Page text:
Articles tagged python

  1. Finding a Confidence Interval for Lift

    The motivation for this blog post is simple: I was having trouble searching Google for a simple formula for the confidence interval of lift. Lift is a very important metric in our industry, and after all the work I put into researching it I want to make sure the next person to google ‘confidence interval of lift’ has an easier time.

  2. Distributed Metrics for Conversion Model Evaluation

    At Magnetic we use logistic regression and Vowpal Wabbit in order to determine the probability of a given impression resulting in either a click or a conversion. In order to decide which variables to include in our models, we need objective metrics to determine if we are doing a good job. Out of these metrics, only the computation of lift quality (in it’s exact form) is not easily parallelizable. In this post, I will show how the computation of lift quality can be re-ordered to make it distributable.

  3. Computing Distributed Groupwise Cumulative Sums in PySpark

    When we work on modeling projects, we often need to compute the cumulative sum of a given quantity. At Magnetic, we are especially interested in making sure that our advertising campaigns spend their daily budgets evenly through out the day. To do this we need to compute cumulative sums of dollars spent through out the day in order to identify the moment at which a given campaign has delivered half of it’s daily budget. Another example where being able to compute a cumulative sum comes in handy is transforming a probability density function into a cumulative distribution function.

    Because we deal with large quantities of data, we need to be able to compute cumulative sums in a distributed fashion. Unfortunately, most of the algorithms described in online resources do not work that well when groups are either: large (in which case we can run out of memory) or un-evenly distributed (in which case the largest group becomes the bottle neck).

  4. Demystifying Logistic Regression

    For our hackathon this week, I, along with several co-workers, decided to re-implement Vowpal Wabbit (aka “VW”) in Go as a chance to learn more about how logistic regression, a common machine learning approach, works, and to gain some practical programming experience with Go.

    Though our hackathon project focused on learning Go, in this post I want to spotlight logistic regression, which is far simpler in practice than I had previously thought. I’ll use a very simple (perhaps simplistic?) implementation in pure Python to explain how to train and use a logistic regression model.

  5. VIRBs and Sampling Events from Streams

    VIRB (Variable Incoming Rate Biased) reservoir sampling is a streaming sampling algorithm that stores a representative fixed-sized sample of events from the recent past (the user specifies the desired mean age of samples), even when the incoming rate varies. It is heavily inspired by reservoir sampling.

  6. Real Time Facial Recognition in Python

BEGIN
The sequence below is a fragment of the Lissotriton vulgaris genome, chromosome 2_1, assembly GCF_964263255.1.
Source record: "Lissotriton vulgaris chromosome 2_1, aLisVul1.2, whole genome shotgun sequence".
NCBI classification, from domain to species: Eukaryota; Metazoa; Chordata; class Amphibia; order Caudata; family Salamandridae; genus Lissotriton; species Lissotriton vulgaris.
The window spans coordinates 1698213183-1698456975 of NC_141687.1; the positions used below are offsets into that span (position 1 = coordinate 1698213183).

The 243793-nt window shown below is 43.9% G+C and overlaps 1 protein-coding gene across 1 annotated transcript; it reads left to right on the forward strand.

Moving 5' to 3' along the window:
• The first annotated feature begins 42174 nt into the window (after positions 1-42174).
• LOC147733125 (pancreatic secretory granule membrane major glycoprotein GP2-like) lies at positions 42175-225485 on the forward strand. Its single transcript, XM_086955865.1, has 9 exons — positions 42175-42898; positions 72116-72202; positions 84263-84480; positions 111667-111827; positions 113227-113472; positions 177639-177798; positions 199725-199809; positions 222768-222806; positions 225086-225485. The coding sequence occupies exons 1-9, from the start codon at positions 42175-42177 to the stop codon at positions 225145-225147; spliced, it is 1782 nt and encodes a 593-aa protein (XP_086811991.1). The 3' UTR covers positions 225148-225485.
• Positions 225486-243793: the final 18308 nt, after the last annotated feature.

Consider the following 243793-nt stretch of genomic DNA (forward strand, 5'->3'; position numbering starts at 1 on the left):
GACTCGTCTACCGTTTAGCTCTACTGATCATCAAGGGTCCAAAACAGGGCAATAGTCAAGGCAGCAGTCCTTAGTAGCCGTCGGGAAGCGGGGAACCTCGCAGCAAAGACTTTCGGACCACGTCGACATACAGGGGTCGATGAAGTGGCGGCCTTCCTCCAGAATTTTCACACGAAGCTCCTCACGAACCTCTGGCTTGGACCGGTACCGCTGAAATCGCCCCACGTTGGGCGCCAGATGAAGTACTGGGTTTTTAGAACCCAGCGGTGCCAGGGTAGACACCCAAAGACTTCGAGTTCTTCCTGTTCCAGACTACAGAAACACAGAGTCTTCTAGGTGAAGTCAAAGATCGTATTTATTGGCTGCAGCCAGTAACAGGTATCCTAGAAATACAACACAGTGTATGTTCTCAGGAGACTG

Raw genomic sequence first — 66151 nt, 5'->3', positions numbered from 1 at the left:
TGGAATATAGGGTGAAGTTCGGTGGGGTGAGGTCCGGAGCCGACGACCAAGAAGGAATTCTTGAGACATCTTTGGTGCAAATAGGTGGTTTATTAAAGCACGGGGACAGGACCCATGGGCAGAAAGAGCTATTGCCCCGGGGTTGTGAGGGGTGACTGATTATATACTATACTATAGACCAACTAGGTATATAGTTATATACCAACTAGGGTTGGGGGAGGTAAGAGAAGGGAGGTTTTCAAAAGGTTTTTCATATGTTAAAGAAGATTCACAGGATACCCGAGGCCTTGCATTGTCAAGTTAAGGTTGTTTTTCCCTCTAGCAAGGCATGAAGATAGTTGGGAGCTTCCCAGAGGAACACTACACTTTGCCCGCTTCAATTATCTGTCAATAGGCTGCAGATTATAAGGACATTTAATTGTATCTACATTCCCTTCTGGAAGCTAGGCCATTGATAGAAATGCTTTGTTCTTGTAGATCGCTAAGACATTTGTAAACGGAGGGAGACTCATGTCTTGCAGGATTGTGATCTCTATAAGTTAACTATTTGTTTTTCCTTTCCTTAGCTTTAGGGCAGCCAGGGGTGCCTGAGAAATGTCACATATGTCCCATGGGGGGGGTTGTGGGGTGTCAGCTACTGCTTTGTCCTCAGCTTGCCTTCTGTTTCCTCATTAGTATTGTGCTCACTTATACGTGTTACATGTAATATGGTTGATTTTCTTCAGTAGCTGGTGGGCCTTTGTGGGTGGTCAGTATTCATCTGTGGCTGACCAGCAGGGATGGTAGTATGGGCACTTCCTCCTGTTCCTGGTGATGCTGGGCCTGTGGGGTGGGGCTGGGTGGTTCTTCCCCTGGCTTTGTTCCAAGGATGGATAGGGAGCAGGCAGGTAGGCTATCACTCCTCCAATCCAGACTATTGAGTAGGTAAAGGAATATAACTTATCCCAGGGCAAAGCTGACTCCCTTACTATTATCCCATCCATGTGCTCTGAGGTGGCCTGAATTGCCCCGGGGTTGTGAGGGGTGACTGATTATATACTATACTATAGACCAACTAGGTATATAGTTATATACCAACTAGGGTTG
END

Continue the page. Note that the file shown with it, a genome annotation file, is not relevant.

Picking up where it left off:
Last month we had another instance of our quarterly hackathon. I had an urge to experiment a bit with computer vision, despite not having done anything related before.

    Our hackathons are around 48 hours long, which I hoped would be long enough to do some simple facial recognition. My goal ...

  7. One-Pass Distributed Random Sampling

    One of the important factors that affects efficiency of our predictive models is the recency of the model. The earlier our bidders get new version of prediction model, the better decisions they can make. Delays in producing the model result in lost money due to incorrect predictions.

    The slowest steps in our modeling pipeline are those that require manipulating the full data set — multiple weeks worth of data. Our sampling process has historically required two full passes over the data set, and so was an obvious target for optimization.

  8. Click Prediction with Vowpal Wabbit

    At the core of our automated campaign optimization algorithms lies a difficult problem: predicting the outcome of an event before it happens. With a good predictor, we can craft algorithms to maximize campaign performance, minimize campaign cost, or balance the two in some way. Without a good predictor, all we can do is hope for the best.

  9. Real-time Ad Targeting with Apache Kafka

    Here at Magnetic, as a search-retargeting company, our core business model is to provide relevant ads to viewers. Our platform performs this task well, matching viewers up with related ads through various methods including page visits, search queries, and data analytics of each. It currently takes about 15 minutes on average for us to be able to react to new events in our core targeting infrastructure. If we could reduce this time, we could make our engineers, product management, ad operations, and our CEO really happy.

  10. Optimize Python with Closures

    Magnetic’s real-time bidding system, written in pure Python, needs to keep up with a tremendous volume of incoming requests. On an ordinary weekday, our application handles about 300,000 requests per second at peak volumes, and responds in under 10 milliseconds. It should be obvious that at this scale optimizing the performance of the hottest sections of our code is of utmost importance. This is the story of the evolution of one such hot section over several performance-improving revisions.

  11. Good Test, Bad Test

    A good test suite is a developer’s best friend — it tells you what your code does and what it’s supposed to do. It’s your second set of eyes as you’re working, and your safety net before you go to production.

    By contrast, a bad test suite stands in the way of progress — whenever you make a small change, suddenly fifty tests are failing, and it’s not clear how or why the cases are related to your change.